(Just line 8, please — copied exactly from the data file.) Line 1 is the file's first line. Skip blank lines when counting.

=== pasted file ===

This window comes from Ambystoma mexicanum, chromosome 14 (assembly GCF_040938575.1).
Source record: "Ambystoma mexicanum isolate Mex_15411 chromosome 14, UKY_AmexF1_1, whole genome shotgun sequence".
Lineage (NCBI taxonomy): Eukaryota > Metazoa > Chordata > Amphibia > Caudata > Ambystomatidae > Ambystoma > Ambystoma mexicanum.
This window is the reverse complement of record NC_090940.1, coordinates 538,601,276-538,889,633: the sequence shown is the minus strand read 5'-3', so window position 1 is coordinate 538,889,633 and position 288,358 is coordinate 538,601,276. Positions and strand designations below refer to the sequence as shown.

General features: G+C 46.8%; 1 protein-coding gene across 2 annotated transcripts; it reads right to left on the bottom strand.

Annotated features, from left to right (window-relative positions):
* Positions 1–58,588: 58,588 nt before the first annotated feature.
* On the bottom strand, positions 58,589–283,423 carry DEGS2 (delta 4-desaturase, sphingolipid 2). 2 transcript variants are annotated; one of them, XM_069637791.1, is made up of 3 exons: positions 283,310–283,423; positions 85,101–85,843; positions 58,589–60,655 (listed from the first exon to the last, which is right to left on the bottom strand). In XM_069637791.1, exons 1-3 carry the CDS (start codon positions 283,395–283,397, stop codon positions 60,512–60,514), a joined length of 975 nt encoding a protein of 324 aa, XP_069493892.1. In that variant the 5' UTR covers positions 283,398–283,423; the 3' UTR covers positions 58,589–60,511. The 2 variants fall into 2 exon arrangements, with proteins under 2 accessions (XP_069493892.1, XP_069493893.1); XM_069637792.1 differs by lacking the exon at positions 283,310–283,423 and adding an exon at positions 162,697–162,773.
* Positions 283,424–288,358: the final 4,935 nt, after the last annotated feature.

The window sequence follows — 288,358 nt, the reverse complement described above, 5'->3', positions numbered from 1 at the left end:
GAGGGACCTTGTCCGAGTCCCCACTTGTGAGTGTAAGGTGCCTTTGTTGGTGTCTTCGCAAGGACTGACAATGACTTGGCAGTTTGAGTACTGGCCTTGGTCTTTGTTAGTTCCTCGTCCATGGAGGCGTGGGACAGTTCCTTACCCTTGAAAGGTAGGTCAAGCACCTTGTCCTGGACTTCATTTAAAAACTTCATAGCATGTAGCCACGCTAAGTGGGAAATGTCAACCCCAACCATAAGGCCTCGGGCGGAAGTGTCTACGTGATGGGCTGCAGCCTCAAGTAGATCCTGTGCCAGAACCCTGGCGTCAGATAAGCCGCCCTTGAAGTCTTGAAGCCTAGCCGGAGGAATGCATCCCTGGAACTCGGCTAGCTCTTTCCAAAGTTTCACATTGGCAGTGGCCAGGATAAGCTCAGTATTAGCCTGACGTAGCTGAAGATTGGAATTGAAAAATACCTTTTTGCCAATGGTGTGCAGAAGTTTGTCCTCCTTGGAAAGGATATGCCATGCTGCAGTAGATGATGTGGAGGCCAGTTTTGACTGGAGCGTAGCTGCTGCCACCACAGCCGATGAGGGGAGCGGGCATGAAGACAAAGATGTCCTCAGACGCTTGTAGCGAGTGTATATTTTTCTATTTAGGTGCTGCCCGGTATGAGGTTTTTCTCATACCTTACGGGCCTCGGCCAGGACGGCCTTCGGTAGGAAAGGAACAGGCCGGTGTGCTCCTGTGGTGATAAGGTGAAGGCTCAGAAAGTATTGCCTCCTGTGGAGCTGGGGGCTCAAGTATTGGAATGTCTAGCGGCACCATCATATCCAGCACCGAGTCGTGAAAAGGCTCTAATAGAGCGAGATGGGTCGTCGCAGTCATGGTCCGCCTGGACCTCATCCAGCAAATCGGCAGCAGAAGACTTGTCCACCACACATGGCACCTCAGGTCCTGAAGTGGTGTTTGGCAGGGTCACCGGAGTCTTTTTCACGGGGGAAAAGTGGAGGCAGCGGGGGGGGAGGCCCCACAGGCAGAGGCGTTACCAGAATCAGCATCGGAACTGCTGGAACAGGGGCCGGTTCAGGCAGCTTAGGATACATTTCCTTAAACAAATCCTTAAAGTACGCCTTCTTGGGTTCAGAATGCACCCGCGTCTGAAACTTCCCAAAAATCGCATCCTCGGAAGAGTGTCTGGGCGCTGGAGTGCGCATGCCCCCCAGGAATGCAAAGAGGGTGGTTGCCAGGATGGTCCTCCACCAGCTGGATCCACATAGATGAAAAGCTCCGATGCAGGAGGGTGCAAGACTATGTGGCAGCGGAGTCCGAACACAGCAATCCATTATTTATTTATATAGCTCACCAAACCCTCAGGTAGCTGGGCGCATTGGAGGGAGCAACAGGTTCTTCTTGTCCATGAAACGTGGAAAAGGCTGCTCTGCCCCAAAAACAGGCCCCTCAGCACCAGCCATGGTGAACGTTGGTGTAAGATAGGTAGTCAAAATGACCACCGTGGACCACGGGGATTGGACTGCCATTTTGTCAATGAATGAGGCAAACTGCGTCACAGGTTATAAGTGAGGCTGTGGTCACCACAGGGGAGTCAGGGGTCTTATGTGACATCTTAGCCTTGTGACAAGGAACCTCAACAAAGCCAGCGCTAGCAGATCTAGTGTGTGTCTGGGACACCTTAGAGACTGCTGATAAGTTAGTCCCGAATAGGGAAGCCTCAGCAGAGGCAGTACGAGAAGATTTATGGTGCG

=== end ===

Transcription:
* On the bottom strand, positions 58,589–283,423 carry DEGS2 (delta 4-desaturase, sphingolipid 2). 2 transcript variants are annotated; one of them, XM_069637791.1, is made up of 3 exons: positions 283,310–283,423; positions 85,101–85,843; positions 58,589–60,655 (listed from the first exon to the last, which is right to left on the bottom strand). In XM_069637791.1, exons 1-3 carry the CDS (start codon positions 283,395–283,397, stop codon positions 60,512–60,514), a joined length of 975 nt encoding a protein of 324 aa, XP_069493892.1. In that variant the 5' UTR covers positions 283,398–283,423; the 3' UTR covers positions 58,589–60,511. The 2 variants fall into 2 exon arrangements, with proteins under 2 accessions (XP_069493892.1, XP_069493893.1); XM_069637792.1 differs by lacking the exon at positions 283,310–283,423 and adding an exon at positions 162,697–162,773.